1. Before it was made in the style of the French New Wave films, it almost was a French New Wave film.

Like many young cinephiles of their day, Bonnie and Clyde's screenwriters, Robert Benton and David Newman, were enamored of the French New Wave, the influential movement that included films like The 400 Blows, Jules and Jim, and Breathless. These movies tended to have young, iconoclastic, sexually liberated protagonists and unhappy endings, making the true story of Bonnie and Clyde a perfect fit. Director Arthur Penn wound up using some of the New Wave's aesthetic techniques, too—like quick cuts, zooms, stylized photography, and abrupt changes in mood—making Bonnie and Clyde the first major American film to imitate the style. But before Penn came onboard, the screenwriters pursued two actual French New Wavers: François Truffaut (The 400 Blows) and Jean-Luc Godard (Breathless). Each filmmaker eventually passed on the project, but both offered suggestions that were incorporated into the final product.

2. Faye Dunaway's star-making performance almost didn't happen.

Warren Beatty, doing double duty as star and producer, and director Arthur Penn considered many other actresses first, including Tuesday Weld, Jane Fonda, Natalie Wood, Sharon Tate, Leslie Caron, and Ann-Margret. (Back when he was only producing it and not starring in it, Beatty had also considered his sister, Shirley MacLaine, for the role.) Beatty said they were turned down "by about 10 women," though he would later say Weld was the only one they made a firm offer to. When Beatty met Dunaway, he didn't think she was right for the part, but he told her to meet with Penn, who he thought would think she was perfect. Beatty was right.

3. The writers had no idea what they were doing.

Benton and Newman worked at Esquire (as editor and art director, respectively), and had no screenwriting experience whatsoever. But they loved the story of Bonnie and Clyde, which Benton, growing up in the Dallas area, had heard his entire life as part of local folklore. (Benton's father had actually attended Bonnie and Clyde's funeral in 1934.) Benton and Newman didn't have experience writing movies, but they did have a well-connected friend of a friend who put them in touch with the French filmmakers and offered some working capital. It was through these connections that the script fell into the hands of Warren Beatty, who immediately contacted them and set the project in motion.

4. The first drafts had Clyde swinging both ways.

Newman and Benton worked closely with Beatty and Penn in fine-tuning the screenplay, which all four men later described as a positive, low-conflict collaboration. The only major problem had to do with sex. Newman and Benton's version had Bonnie and Clyde having a threesome with C.W. Moss (Michael J. Pollard), a composite character based on several members of Bonnie and Clyde's gang, the idea being that Clyde couldn't perform without a third party. Beatty claimed he had no problem playing a bisexual character, but he and Penn were both concerned that the audience would view Clyde as a sexual deviant and ascribe his lawbreaking to that. But Penn thought the idea of there being some kind of sexual dysfunction in the group was important. Eventually the four collaborators settled on Clyde being impotent.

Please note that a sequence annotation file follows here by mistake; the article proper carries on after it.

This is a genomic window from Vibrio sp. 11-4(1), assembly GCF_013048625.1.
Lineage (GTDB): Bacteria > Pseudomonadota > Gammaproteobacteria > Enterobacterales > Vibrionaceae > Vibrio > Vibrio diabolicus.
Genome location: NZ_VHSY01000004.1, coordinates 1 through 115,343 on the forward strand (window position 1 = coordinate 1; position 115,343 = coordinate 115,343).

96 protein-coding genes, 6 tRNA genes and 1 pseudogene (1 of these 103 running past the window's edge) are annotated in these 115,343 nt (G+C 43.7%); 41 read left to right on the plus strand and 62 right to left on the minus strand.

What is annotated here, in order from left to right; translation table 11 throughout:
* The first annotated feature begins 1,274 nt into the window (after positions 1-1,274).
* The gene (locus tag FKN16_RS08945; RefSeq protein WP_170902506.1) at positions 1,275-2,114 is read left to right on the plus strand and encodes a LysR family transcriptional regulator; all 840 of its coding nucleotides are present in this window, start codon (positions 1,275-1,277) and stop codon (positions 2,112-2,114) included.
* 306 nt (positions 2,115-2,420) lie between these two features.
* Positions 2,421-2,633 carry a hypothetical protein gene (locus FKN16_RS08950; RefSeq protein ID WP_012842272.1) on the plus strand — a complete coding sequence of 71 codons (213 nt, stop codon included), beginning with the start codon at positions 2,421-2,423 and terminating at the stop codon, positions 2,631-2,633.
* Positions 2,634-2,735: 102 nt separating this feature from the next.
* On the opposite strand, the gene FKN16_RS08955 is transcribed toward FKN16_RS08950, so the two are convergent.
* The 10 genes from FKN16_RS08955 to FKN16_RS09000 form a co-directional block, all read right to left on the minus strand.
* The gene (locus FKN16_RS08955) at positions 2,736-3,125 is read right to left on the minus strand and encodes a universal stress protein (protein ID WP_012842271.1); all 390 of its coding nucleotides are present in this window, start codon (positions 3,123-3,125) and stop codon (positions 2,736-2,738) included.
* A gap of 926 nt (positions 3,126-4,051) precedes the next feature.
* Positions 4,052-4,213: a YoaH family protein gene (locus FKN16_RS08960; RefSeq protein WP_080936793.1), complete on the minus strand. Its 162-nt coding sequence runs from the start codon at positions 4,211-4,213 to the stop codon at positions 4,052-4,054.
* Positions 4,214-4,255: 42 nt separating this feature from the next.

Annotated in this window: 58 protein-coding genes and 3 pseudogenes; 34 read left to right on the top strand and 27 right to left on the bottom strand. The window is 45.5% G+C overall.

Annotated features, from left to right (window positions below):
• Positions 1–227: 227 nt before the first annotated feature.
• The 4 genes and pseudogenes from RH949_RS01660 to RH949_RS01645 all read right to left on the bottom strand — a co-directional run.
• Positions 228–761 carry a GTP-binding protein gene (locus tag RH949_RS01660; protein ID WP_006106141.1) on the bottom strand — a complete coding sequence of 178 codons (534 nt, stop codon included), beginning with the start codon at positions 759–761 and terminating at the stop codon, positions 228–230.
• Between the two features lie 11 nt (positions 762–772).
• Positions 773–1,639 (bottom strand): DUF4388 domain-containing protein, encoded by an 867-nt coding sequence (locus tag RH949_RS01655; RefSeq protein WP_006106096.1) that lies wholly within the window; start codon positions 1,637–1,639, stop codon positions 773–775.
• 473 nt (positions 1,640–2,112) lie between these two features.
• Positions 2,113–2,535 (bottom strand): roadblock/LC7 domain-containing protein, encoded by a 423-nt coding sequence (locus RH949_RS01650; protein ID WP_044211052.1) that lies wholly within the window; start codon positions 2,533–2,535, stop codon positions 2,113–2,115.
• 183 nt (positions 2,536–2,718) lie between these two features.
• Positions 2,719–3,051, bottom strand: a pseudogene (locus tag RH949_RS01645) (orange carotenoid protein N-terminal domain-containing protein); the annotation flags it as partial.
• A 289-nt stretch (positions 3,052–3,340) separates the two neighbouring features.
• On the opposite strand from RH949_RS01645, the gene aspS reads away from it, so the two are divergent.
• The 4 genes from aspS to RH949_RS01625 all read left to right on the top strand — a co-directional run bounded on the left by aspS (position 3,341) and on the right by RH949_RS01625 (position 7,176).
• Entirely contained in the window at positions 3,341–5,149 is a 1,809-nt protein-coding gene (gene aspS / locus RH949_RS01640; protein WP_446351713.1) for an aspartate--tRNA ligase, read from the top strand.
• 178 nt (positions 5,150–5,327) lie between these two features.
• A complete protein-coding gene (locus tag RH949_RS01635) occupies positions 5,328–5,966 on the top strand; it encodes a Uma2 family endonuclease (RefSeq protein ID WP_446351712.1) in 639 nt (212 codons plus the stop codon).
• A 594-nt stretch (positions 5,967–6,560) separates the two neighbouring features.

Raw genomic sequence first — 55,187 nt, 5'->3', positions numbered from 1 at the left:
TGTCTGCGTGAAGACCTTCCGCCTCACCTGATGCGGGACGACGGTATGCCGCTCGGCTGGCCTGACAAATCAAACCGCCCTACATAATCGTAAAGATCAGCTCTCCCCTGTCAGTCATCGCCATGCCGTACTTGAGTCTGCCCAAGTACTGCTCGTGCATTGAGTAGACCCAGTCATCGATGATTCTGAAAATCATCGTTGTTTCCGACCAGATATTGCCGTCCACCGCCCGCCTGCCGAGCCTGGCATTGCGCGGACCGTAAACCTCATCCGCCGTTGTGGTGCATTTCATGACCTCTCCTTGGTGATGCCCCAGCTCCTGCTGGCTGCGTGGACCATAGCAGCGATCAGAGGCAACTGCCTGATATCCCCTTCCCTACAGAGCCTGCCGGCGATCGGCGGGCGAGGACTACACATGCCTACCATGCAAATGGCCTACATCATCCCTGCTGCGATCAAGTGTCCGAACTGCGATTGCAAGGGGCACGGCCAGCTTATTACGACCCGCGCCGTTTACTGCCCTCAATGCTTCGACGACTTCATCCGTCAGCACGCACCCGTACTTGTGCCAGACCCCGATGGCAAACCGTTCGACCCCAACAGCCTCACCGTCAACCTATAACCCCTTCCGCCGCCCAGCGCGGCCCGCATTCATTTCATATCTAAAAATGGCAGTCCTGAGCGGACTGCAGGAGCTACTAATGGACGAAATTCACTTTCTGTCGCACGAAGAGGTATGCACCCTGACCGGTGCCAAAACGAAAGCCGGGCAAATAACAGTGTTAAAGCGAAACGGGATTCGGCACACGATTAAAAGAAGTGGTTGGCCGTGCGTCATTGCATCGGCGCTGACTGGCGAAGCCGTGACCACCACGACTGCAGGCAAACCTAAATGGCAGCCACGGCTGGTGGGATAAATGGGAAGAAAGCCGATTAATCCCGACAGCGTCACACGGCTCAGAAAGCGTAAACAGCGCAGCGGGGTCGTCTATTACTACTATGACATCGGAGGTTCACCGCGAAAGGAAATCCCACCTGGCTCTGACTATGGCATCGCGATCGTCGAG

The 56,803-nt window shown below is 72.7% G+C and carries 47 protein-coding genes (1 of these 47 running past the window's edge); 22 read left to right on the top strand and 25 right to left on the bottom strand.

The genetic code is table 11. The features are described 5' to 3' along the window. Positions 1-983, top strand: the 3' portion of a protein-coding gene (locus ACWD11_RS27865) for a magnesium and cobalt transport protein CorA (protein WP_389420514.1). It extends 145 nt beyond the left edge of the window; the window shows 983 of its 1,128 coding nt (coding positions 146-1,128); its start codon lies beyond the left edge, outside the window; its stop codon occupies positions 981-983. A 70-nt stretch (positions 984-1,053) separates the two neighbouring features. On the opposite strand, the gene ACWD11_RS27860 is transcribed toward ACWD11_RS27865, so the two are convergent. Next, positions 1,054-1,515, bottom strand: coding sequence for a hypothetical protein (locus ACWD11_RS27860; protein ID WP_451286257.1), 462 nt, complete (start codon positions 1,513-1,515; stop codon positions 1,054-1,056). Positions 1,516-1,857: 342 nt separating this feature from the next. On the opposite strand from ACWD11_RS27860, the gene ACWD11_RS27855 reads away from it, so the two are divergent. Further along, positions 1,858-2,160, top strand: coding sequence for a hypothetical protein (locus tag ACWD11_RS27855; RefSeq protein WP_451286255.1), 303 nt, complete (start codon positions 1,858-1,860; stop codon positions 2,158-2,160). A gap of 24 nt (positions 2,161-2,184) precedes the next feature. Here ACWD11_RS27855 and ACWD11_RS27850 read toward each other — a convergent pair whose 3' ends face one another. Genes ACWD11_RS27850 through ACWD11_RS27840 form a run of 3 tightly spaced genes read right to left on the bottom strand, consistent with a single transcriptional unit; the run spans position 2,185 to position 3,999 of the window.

5. Whatever you think the film "really" means, you're probably wrong.


Warner Bros. Home Entertainment

Some viewers interpreted Bonnie and Clyde as a commentary on other issues, but Newman and Benton said they didn't intend it that way. As they wrote in an introduction to a published version of their screenplay, "[People] have told us that Bonnie and Clyde was REALLY about Vietnam, REALLY about police brutality, REALLY about Lee Harvey Oswald, REALLY about Watts. After a while, we took to shrugging and saying, 'If you think so.'"

6. The studio thought it was going to flop and treated it accordingly.

Jack Warner, who measured films according to how well they convinced him not to leave the screening room to use the bathroom, hated Bonnie and Clyde. "That's the longest two hours and 11 minutes I've ever seen!" he reportedly said after seeing an early cut. "That was a three-piss picture!" (Also: "This gangster stuff went out with [James] Cagney!") Thinking they had a turkey on their hands, and despite a warm reception at a film festival in Montreal, Warner Bros. dumped the movie in drive-ins and second-run theaters in August of 1967.

7. The studio's lack of faith made Warren Beatty very, very rich.